Archive for January 1st, 2016

Navigating the shoals of productivity

Or. How to benefit from a farm share without going mad whilst coping with low energy/appetite.
Or. Redefinition of a “normal” life when circumscribed by suboptimal health.

There were many things I released in 2015, and one of the biggest ones was the drama of food and what constituted a meal.

This one was huge because of the intersection of nutrition, finances, time constraints, energy, appetite, and cravings.

I realized that I spent a lot of time circling around meals. Either I was thinking about food, making food, cleaning up after making food, shopping for food, prepping food to be cooked, or staring into the refrigerator in dismay at things I’d bought that were going off.

Some days I’d fall into bed and think, welp, I didn’t do anything else, but I ate today.

The first thing I let go of was the notion of meal creation as women’s work. Of course, the logical brain had long ago tossed aside the notion that it was the female half’s job to make sure meals got onto the table, people got well fed, and the kitchen cleaned up after. Unfortunately, the feels didn’t quite catch up until fairly recently, and only then because there genuinely weren’t enough spoons to go around.

I had to release the idea that “love means you feed the ones you love and if you don’t make sure the ones you love are well-fed, then you’re doing it wrong“. That one was all intertwined with “but I need to eat anyway…soo…”.

Which leads me to the release of what constituted a meal.

Growing up, meals always involved at least one platter of stir-fried veg, one meat dish, a soup of some sort, and probably an egg dish or another meat dish to round things out. So the idea of what a “proper” meal consisted of was very much ingrained in me. Not just in terms of propriety, it was also how I’d gotten used to eating. I didn’t like meals that were nothing but rice and meat and I didn’t feel fully satiated if it was just rice and veg. (the year of vegetarianism was a fun trip…)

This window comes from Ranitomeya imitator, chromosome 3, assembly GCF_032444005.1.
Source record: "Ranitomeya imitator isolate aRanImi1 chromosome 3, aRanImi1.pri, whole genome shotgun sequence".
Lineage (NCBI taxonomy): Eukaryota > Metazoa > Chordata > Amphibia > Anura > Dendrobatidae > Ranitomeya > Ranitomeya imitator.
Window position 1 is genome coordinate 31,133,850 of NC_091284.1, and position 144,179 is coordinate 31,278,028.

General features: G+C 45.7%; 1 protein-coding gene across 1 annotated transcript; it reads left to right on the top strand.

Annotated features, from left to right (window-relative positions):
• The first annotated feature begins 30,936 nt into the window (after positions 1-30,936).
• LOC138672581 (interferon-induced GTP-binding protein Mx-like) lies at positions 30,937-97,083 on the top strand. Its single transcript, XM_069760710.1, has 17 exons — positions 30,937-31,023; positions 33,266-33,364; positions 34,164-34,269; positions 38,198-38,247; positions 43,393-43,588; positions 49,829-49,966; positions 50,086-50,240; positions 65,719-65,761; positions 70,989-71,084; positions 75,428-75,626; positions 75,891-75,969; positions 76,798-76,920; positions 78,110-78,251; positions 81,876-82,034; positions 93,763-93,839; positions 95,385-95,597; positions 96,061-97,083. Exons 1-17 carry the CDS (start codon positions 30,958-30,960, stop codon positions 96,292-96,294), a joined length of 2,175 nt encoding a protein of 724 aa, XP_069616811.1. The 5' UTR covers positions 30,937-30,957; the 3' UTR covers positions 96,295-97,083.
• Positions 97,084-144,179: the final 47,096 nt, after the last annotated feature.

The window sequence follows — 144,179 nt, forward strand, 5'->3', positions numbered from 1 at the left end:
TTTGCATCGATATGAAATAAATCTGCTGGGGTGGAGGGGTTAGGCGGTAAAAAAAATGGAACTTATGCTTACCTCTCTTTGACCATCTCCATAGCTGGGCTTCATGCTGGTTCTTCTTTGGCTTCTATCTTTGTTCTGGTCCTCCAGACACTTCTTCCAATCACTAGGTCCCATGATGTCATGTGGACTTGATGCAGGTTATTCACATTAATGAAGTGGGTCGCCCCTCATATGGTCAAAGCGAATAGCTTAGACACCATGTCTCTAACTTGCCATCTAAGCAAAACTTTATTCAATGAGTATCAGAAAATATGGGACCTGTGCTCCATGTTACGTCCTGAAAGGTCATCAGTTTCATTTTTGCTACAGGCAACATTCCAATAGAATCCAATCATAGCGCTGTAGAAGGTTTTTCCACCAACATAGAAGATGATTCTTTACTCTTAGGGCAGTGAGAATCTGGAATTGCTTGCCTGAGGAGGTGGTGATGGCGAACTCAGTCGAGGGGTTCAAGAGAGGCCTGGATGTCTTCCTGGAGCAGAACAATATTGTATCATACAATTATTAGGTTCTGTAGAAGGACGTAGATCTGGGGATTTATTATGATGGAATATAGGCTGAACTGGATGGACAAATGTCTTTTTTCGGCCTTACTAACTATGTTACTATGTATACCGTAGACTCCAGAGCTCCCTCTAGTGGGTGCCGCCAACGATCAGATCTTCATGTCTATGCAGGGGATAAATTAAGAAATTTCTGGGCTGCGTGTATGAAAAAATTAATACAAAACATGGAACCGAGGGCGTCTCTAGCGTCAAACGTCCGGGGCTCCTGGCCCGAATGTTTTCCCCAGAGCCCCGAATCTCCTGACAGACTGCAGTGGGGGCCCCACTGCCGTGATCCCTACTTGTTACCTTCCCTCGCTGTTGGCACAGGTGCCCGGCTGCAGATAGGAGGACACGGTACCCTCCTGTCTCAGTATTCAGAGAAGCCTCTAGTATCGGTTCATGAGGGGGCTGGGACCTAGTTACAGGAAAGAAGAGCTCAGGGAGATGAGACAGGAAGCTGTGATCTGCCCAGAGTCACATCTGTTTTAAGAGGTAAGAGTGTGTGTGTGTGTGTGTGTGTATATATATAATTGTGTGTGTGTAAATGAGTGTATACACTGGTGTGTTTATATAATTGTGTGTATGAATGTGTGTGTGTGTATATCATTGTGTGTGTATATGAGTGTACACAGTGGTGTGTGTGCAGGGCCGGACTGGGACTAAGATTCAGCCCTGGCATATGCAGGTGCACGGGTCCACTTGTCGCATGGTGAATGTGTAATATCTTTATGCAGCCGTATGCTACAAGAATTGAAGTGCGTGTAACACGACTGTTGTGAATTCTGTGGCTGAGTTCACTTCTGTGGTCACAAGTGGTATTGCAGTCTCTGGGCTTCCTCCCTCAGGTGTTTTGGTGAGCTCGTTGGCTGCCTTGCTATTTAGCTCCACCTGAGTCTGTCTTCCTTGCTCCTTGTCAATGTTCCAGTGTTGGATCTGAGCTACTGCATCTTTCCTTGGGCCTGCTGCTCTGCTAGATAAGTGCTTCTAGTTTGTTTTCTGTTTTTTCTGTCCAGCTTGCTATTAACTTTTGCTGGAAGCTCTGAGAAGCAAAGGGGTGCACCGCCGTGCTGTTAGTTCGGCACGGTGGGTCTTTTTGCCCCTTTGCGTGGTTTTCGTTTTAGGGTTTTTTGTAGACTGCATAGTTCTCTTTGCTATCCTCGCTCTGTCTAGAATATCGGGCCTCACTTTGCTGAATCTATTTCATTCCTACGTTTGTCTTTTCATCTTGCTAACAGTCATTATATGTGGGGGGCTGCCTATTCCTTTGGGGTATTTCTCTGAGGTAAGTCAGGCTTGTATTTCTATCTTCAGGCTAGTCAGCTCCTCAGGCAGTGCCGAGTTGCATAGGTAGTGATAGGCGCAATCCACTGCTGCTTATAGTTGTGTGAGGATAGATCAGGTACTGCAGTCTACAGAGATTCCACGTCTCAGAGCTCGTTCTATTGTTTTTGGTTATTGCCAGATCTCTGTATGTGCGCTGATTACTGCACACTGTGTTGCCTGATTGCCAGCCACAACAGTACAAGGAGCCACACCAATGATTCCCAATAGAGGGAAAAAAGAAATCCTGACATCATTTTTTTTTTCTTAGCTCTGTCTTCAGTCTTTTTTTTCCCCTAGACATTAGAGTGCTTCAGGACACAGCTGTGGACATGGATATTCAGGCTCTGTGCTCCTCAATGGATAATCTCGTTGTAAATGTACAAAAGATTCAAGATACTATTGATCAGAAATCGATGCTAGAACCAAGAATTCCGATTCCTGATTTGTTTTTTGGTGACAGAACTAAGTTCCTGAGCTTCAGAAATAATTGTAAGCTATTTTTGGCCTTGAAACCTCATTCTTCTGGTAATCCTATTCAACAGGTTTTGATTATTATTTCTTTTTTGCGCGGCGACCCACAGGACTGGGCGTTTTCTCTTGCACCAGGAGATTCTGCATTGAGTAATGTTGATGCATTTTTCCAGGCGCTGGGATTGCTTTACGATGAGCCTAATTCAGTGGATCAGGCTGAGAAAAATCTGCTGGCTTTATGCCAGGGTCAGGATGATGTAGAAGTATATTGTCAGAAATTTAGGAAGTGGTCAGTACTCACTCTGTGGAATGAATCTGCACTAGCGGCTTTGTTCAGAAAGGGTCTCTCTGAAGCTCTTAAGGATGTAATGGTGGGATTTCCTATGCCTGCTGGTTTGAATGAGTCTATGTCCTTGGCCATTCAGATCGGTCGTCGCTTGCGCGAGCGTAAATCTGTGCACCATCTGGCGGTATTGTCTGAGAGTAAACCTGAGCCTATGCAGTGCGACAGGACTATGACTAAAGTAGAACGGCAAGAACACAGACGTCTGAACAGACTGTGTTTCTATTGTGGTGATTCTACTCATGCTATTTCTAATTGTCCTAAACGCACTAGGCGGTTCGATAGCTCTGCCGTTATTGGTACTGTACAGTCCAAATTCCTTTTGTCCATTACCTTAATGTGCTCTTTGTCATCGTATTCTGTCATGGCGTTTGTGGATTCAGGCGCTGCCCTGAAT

When spoons really came at a premium, I discovered the lifesaver that is the Vitamix. It was mostly by accident, actually. I had a chicken pot pie that really wasn’t doing it for me, and chewing was such a chore, so I ended up tossing it into the blender with some stock and just chugged the result. Cue the eureka moment of — wait, what can’t I blend?

Now, I blend everything. I’ll toss all sorts of veg, meat, oatmeal, rice, and sometimes nuts into the blender, smoothify it to the consistency of a thick soup, and just drink that for as many meals as I need to.

This is why the Vitamix instead of my stick blender or a normal blender, by the way. The end result from the Vitamix is smooth and creamy, even if you dilute it. Sometimes a thick soup that looks okay when blended with a normal blender ends up …snaggly when you add water to thin it out to drinkable consistency. As in no-chewing whatsoever, just drink it like juice dilution.

Note: I wish I knew this back when I was drowning in vegetable matter from my farm share.